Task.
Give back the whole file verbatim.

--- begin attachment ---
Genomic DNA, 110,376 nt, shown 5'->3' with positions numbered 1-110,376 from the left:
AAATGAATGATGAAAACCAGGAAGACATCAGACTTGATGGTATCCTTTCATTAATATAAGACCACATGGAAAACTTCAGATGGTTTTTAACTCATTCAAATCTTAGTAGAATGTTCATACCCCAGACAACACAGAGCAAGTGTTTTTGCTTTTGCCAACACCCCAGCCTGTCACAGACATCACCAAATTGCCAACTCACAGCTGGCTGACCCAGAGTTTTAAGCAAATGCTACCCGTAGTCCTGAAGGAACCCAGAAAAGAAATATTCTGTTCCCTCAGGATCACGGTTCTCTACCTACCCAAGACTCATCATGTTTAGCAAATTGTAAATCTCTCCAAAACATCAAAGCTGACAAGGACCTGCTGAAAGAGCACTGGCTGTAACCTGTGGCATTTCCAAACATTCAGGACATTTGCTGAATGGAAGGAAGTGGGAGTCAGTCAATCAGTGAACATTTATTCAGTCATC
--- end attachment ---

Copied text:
Genomic DNA, 110,376 nt, shown 5'->3' with positions numbered 1-110,376 from the left:
AAATGAATGATGAAAACCAGGAAGACATCAGACTTGATGGTATCCTTTCATTAATATAAGACCACATGGAAAACTTCAGATGGTTTTTAACTCATTCAAATCTTAGTAGAATGTTCATACCCCAGACAACACAGAGCAAGTGTTTTTGCTTTTGCCAACACCCCAGCCTGTCACAGACATCACCAAATTGCCAACTCACAGCTGGCTGACCCAGAGTTTTAAGCAAATGCTACCCGTAGTCCTGAAGGAACCCAGAAAAGAAATATTCTGTTCCCTCAGGATCACGGTTCTCTACCTACCCAAGACTCATCATGTTTAGCAAATTGTAAATCTCTCCAAAACATCAAAGCTGACAAGGACCTGCTGAAAGAGCACTGGCTGTAACCTGTGGCATTTCCAAACATTCAGGACATTTGCTGAATGGAAGGAAGTGGGAGTCAGTCAATCAGTGAACATTTATTCAGTCATC